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Feasting Florida

Enjoying a sustainable, organic, lifestyle indulging in all Florida's Cuisines throughout the seasons

Sweet Sop

Sweet Sop

The Sweet Sop, (Annona Squamosa), is a member of the Annona family. Other members of the Annona family include the soursop, cherimoya, atemoya, and the custard apple. Sometimes the sweet sop is called a sugar apple.

Sweet sops grow on a tree that ranges from 10-20 feet in height. Originally form South America, it is now found in many tropical areas. The tree has thin, oblong leaves, with greenish-yellow flowers. The bark and leaves contain annonaime- and alkaloid.

Sweet sops range in shape from heart shaped, round, ovate, and conical. They are usually 2 to 4 inches in diameter. The flesh of a sweet sop is almost custard like, arranged in loosely cohering segments, and white to creamy white in color. Some say the taste is reminiscent of “strawberries and cream”. The flesh is sweet and juicy and sticky. It is never cooked. When eaten, it is usually eaten as is, and the seeds are then spit out. It is important that the seeds are spit out, as they are acidic and poisonous. The skin is thick and yellowish-green in color. The riper it gets, the blacker the rind gets. The skin gets crispy and crunch with the sugar content, and can also be eaten.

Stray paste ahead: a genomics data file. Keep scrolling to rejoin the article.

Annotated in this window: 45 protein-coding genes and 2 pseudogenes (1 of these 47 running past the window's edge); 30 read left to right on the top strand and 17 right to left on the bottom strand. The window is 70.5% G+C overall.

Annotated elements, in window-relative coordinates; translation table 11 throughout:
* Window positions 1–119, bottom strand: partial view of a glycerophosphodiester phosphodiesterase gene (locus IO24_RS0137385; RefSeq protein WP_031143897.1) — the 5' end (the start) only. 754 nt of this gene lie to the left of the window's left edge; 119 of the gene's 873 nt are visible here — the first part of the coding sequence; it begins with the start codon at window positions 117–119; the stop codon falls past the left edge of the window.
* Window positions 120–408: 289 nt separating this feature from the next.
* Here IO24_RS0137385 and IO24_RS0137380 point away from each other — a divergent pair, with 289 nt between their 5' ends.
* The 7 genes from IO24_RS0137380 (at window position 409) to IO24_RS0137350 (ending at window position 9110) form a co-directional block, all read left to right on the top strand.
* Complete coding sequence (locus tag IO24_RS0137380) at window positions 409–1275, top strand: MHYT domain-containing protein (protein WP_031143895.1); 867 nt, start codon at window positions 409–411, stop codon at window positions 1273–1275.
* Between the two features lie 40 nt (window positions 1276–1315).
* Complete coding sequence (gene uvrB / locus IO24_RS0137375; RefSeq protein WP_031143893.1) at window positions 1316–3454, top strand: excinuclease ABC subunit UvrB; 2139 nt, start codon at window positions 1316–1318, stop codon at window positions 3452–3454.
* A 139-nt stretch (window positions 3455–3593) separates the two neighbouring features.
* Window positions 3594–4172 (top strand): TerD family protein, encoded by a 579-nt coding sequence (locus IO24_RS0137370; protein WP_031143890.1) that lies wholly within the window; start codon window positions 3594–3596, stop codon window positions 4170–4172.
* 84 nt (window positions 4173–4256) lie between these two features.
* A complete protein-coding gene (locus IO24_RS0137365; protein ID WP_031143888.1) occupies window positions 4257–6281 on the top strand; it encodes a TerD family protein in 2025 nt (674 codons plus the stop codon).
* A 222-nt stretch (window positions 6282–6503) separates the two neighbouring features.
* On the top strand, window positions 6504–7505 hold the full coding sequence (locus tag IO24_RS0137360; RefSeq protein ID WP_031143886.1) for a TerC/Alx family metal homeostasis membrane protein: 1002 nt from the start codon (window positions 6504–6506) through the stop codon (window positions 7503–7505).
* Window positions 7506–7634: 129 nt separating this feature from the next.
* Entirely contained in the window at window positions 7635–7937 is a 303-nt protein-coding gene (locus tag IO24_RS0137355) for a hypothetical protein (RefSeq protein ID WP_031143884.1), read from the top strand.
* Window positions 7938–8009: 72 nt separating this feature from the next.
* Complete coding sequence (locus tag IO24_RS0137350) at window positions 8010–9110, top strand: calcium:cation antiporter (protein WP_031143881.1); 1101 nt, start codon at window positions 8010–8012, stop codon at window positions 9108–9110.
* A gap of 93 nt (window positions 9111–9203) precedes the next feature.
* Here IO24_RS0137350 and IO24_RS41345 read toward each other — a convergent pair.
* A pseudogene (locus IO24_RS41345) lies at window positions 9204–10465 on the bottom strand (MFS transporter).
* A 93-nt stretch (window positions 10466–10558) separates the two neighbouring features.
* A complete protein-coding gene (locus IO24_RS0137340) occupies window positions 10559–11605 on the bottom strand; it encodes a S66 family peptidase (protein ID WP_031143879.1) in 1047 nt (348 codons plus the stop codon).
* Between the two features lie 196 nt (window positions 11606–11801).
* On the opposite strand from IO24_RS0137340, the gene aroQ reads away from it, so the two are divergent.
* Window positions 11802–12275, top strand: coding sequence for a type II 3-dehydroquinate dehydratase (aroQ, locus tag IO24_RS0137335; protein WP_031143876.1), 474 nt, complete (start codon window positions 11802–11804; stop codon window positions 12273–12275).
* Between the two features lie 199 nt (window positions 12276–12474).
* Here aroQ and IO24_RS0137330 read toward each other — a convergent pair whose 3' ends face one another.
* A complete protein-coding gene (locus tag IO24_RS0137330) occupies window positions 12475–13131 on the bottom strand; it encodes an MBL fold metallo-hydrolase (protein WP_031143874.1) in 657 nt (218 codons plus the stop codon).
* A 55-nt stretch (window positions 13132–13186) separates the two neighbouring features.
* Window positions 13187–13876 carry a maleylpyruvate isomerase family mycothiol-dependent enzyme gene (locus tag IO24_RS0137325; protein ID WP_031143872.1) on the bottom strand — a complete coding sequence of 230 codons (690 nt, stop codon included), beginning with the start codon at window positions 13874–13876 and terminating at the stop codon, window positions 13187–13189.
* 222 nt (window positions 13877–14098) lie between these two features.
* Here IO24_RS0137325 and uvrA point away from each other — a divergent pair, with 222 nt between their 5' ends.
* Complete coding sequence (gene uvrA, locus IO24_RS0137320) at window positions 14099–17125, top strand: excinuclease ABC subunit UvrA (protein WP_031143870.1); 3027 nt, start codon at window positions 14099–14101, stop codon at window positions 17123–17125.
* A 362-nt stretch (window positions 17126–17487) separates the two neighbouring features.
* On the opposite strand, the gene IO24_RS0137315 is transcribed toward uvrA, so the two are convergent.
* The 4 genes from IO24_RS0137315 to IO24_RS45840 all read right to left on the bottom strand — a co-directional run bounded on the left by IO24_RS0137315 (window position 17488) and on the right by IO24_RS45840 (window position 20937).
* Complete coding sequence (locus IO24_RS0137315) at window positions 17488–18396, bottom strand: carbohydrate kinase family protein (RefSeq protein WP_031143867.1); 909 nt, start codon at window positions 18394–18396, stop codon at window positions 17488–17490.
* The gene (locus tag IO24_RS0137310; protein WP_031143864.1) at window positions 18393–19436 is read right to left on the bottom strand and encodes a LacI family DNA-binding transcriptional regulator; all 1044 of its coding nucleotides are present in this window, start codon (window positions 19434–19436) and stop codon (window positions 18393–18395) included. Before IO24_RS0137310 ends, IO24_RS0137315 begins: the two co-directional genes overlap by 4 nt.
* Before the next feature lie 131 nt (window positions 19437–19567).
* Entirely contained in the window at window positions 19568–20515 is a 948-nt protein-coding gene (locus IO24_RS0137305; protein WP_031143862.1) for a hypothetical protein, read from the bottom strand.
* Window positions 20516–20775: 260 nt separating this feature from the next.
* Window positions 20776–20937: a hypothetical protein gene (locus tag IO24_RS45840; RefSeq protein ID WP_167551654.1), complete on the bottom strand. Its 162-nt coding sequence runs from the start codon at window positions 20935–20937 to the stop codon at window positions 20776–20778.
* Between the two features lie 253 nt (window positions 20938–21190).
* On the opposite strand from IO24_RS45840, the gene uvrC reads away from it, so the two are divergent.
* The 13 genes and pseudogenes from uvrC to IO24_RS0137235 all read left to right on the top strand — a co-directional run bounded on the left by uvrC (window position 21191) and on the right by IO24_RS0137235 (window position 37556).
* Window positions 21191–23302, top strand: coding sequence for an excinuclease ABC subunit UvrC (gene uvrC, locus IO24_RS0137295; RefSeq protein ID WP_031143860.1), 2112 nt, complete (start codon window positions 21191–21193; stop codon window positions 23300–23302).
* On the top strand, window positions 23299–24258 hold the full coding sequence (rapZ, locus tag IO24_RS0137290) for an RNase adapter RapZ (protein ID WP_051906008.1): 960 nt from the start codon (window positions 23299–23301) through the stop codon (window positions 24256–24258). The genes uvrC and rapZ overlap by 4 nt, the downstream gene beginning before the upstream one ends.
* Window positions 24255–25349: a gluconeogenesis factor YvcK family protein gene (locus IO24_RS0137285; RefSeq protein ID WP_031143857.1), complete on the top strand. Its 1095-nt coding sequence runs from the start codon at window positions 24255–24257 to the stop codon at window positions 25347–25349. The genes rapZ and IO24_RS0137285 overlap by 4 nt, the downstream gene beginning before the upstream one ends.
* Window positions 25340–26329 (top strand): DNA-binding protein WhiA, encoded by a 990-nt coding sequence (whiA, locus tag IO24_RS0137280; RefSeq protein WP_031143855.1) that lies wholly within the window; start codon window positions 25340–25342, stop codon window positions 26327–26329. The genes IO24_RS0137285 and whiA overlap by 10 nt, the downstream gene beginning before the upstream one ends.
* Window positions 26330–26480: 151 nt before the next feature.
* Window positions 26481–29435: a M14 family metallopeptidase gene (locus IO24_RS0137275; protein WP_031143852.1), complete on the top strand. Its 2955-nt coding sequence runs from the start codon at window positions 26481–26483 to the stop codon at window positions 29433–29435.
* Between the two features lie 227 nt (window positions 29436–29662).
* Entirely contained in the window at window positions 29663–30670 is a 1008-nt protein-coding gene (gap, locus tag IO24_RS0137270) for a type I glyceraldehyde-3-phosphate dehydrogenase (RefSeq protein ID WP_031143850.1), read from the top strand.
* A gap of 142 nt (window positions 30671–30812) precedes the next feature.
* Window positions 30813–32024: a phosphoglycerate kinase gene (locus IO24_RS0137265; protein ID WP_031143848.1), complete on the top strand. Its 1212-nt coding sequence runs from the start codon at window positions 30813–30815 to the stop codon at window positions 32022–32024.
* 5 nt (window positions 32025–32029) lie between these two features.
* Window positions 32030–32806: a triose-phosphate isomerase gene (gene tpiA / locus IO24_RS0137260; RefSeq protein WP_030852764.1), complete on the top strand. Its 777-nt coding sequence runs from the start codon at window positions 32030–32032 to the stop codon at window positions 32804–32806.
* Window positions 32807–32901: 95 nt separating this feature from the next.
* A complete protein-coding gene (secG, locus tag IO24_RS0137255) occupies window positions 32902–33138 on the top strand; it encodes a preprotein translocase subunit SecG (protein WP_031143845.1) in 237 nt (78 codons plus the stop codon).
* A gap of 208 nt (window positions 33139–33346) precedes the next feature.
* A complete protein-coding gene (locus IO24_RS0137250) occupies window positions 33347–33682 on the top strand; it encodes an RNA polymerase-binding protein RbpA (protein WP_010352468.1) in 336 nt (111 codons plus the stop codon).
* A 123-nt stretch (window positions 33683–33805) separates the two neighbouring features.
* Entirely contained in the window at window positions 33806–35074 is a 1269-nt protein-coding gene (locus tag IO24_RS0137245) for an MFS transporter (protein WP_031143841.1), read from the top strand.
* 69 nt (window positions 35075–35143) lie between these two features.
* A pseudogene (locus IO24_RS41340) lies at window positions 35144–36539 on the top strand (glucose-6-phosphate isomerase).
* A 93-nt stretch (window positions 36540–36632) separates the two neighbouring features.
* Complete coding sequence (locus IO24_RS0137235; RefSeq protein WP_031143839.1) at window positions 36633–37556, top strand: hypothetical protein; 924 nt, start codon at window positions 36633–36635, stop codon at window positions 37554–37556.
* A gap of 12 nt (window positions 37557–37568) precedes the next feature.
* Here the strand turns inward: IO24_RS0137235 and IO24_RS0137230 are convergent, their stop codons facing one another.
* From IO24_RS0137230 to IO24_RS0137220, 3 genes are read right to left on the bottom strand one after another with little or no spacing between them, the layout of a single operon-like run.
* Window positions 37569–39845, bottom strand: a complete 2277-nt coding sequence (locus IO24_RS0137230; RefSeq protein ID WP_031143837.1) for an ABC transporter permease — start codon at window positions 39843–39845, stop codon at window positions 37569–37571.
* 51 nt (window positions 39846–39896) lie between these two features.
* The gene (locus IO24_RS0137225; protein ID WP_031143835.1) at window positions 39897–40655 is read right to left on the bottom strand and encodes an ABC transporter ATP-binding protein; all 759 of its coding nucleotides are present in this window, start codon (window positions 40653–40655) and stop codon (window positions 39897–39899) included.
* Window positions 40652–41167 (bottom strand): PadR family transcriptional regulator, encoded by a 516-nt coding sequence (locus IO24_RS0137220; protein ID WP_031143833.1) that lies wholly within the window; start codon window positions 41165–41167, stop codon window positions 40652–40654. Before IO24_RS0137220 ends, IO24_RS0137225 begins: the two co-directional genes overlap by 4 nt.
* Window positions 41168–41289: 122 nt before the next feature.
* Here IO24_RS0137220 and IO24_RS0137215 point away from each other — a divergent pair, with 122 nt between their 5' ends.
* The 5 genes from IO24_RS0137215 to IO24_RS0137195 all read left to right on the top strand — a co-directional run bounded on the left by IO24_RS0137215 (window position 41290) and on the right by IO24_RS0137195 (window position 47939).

Sweet sops, have a long shelf life, sometimes up to 3 to 4 years. They come into season in during mid summer, and are in season to mid fall.

© 2014 Chef Jennifer M. Denlinger All rights reserved

Cite me: Denlinger, J. (2014, January 6). Sweet Sop. Retrieved from:

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